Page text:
Indirect Discrimination

Indirect Discrimination

Indirect Discrimination

“Everything I did was wrong. He started asking me to keep records of things I had never had to do before. He was being so unreasonable that I asked him to give me an example of what he wanted me to do, but he refused. I realise now he was just trying to push me out.”

Indirect discrimination happens when there is less favourable treatment by effect or impact. For example, when someone places certain specific requirements in recruiting employees, for example, requiring people of a certain height or other characteristics which exclude or disadvantage certain groups of people, that will be indirectly discriminatory.

It happens where people are, for example, refused employment or training not explicitly because of a discriminatory reason but because of a provision, practice or requirement that they find hard to satisfy.

If the provision, practice or requirement puts people who belong to one of the grounds covered by the Acts at a particular disadvantage, then the employer will have indirectly discriminated unless a legitimate aim objectively justifies the provision and the means of achieving that aim are appropriate and necessary.

Discrimination by association happens when a person associated with another person (belonging to a specified ground) is treated less favourably because of that association. Employers are liable for anything done by an employee in the course of his or her employment unless the employer can prove that he or she took reasonably practicable steps to prevent discrimination.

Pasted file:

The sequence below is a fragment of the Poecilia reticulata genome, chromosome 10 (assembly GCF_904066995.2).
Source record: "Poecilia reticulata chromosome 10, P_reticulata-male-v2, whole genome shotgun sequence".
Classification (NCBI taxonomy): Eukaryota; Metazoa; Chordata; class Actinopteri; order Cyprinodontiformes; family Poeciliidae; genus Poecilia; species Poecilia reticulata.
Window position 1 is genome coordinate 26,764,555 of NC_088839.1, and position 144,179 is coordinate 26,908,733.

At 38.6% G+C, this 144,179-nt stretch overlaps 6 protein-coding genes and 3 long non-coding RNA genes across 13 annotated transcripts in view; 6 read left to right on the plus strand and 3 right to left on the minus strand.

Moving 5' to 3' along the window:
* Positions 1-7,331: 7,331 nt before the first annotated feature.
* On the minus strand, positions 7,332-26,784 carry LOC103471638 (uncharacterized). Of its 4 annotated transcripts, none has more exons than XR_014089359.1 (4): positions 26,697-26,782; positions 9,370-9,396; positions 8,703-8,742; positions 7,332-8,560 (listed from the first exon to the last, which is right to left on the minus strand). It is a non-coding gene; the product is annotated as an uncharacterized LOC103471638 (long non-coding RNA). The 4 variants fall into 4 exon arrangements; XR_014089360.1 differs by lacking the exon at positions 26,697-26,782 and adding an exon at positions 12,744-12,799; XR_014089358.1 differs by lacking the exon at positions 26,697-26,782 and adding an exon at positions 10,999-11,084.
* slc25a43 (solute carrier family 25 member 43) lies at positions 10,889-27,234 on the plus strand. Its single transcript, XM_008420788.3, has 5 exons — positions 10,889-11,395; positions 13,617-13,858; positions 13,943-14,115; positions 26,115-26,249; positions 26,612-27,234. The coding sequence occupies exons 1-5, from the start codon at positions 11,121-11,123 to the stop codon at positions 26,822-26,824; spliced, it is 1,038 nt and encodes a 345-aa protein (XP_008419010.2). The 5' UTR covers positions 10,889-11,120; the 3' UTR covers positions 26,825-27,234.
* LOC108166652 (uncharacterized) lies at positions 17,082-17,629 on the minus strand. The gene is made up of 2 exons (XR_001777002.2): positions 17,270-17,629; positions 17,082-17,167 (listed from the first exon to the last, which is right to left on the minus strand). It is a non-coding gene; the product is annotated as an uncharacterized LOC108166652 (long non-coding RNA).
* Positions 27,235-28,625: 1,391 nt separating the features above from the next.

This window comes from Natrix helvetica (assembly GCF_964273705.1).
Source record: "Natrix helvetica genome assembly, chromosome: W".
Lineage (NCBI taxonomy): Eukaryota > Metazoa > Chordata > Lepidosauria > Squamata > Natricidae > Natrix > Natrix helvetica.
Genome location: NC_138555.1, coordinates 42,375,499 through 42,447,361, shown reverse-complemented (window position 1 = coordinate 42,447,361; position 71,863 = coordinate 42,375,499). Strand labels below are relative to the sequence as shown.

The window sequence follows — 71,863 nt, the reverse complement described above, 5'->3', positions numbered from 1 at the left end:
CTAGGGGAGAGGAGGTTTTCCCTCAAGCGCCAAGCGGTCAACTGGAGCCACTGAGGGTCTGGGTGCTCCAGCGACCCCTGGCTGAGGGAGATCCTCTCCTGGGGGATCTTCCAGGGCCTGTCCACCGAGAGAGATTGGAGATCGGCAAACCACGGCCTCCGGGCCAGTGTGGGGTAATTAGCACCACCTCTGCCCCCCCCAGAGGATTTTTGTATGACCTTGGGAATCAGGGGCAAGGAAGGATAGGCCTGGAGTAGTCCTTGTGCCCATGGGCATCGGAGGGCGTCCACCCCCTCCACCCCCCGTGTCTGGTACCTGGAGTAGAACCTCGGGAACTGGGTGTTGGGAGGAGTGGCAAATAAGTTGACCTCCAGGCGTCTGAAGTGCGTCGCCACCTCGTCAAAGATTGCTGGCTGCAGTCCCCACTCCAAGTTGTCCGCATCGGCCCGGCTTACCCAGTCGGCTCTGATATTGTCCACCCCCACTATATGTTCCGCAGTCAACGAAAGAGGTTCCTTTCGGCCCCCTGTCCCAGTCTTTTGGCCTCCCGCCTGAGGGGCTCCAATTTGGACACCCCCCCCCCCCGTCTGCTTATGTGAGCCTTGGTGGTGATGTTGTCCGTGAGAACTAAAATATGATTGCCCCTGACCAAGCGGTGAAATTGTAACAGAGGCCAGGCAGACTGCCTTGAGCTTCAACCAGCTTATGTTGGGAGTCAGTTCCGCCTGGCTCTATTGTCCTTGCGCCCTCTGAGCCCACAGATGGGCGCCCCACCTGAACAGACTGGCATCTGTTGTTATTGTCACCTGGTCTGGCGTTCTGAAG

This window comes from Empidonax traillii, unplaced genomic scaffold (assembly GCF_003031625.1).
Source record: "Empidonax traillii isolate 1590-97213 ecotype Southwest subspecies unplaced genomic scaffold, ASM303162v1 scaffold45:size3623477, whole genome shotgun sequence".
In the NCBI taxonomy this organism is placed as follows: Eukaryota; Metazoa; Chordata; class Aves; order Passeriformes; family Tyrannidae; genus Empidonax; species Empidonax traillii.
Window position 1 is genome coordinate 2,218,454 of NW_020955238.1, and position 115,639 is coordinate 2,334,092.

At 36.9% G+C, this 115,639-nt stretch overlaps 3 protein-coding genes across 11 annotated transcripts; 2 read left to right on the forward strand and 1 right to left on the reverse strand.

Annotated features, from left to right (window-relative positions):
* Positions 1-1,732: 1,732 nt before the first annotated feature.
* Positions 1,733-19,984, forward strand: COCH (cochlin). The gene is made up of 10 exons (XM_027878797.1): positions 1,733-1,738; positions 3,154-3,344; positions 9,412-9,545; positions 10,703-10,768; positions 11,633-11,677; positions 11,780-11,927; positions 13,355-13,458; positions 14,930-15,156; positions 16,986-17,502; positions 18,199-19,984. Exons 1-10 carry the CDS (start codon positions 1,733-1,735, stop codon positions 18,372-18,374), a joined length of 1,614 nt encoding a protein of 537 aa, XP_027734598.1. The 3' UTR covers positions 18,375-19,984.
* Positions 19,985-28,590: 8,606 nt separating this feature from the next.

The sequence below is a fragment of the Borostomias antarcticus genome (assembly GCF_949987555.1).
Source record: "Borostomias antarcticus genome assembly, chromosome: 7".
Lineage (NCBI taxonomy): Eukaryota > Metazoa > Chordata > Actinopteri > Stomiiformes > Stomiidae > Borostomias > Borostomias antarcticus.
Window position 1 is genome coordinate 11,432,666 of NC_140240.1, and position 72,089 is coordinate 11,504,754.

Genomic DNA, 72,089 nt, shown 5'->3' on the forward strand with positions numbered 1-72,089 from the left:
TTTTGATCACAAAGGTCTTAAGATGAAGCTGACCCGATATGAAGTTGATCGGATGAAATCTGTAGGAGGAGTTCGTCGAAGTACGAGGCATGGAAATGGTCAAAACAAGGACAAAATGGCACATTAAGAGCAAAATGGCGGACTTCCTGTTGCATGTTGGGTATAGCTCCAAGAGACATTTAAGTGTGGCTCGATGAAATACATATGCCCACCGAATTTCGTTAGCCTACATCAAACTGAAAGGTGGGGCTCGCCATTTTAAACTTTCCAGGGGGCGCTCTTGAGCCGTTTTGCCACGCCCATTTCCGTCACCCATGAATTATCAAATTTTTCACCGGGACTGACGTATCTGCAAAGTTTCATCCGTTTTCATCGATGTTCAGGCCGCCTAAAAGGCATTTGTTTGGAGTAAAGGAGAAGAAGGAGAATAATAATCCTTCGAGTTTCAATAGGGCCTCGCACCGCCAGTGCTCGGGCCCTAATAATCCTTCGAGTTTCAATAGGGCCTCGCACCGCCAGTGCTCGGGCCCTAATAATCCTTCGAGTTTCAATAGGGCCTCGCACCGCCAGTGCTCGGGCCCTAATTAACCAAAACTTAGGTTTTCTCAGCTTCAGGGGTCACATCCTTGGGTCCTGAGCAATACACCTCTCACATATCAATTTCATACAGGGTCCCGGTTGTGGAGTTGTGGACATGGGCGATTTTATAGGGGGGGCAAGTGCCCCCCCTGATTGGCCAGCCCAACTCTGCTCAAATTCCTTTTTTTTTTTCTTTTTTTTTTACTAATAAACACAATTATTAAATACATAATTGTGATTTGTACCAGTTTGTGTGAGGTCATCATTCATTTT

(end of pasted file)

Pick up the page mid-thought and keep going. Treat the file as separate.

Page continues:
Section 22.1 of the Acts provides:
“(a) Indirect discrimination occurs where an apparently neutral provision puts persons of a particular gender at a disadvantage in respect of any matter other than remuneration compared with other employees of their employer.

(b) Where paragraph (a) applies, the employer shall be treated for the purposes of this Act as discriminating against each of the persons referred to unless the provision is objectively justified by a legitimate aim and the means of achieving that aim are appropriate and necessary.”

Our State recognises the crucial role of mothers of newly born children in our society. That’s a fundamental and the most basic tenet of any civilised society, which is why it is reflected in our law. This is a wonderful thing. Unless employers decide to ignore these rights.

Section 31 of the Acts has an identical provision regarding other protected grounds.
In Bilka Kaufhaus GMBH v. Weber von Hartz [1986] ECR 1607, the ECJ laid down a three-tier test to determine whether the provision amounts to indirect discrimination. Do the measures chosen by the employer:

  • correspond to a real need on the part of the undertaking
  • are appropriate with a view to achieving the objectives pursued, and
  • are necessary to that end.

Once a prima facie case of indirect discrimination is established, it is then for the employer to demonstrate that a legitimate aim objectively justifies the provision or requirement and the means of achieving that aim are appropriate and necessary.

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